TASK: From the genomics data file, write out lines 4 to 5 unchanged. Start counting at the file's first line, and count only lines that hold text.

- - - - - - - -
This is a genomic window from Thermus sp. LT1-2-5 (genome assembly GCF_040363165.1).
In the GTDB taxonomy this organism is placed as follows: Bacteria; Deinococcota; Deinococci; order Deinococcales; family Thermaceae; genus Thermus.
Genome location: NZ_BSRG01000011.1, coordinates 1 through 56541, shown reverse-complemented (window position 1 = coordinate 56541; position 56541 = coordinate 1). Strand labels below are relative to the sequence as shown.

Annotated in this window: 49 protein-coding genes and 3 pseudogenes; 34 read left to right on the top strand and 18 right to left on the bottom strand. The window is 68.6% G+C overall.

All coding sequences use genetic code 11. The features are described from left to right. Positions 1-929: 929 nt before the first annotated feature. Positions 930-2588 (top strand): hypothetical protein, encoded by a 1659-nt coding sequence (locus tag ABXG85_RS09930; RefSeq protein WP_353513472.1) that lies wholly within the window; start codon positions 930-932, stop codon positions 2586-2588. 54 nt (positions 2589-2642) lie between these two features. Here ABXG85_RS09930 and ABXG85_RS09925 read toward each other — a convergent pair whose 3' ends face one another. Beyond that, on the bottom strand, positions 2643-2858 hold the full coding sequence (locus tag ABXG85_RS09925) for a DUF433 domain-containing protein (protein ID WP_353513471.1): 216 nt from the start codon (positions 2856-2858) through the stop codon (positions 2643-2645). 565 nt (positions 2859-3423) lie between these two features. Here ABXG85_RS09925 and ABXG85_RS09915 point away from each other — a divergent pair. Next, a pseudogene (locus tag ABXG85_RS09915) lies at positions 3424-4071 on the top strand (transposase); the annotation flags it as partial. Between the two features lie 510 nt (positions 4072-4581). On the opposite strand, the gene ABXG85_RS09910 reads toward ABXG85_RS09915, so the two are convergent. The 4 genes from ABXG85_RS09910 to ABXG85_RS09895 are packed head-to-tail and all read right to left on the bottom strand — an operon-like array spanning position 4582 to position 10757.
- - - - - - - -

Annotated in this window: 49 protein-coding genes and 3 pseudogenes; 34 read left to right on the top strand and 18 right to left on the bottom strand. The window is 68.6% G+C overall.

All coding sequences use genetic code 11. The features are described from left to right. Positions 1-929: 929 nt before the first annotated feature. Positions 930-2588 (top strand): hypothetical protein, encoded by a 1659-nt coding sequence (locus tag ABXG85_RS09930; RefSeq protein WP_353513472.1) that lies wholly within the window; start codon positions 930-932, stop codon positions 2586-2588. 54 nt (positions 2589-2642) lie between these two features. Here ABXG85_RS09930 and ABXG85_RS09925 read toward each other — a convergent pair whose 3' ends face one another. Beyond that, on the bottom strand, positions 2643-2858 hold the full coding sequence (locus tag ABXG85_RS09925) for a DUF433 domain-containing protein (protein ID WP_353513471.1): 216 nt from the start codon (positions 2856-2858) through the stop codon (positions 2643-2645). 565 nt (positions 2859-3423) lie between these two features. Here ABXG85_RS09925 and ABXG85_RS09915 point away from each other — a divergent pair. Next, a pseudogene (locus tag ABXG85_RS09915) lies at positions 3424-4071 on the top strand (transposase); the annotation flags it as partial. Between the two features lie 510 nt (positions 4072-4581). On the opposite strand, the gene ABXG85_RS09910 reads toward ABXG85_RS09915, so the two are convergent. The 4 genes from ABXG85_RS09910 to ABXG85_RS09895 are packed head-to-tail and all read right to left on the bottom strand — an operon-like array spanning position 4582 to position 10757.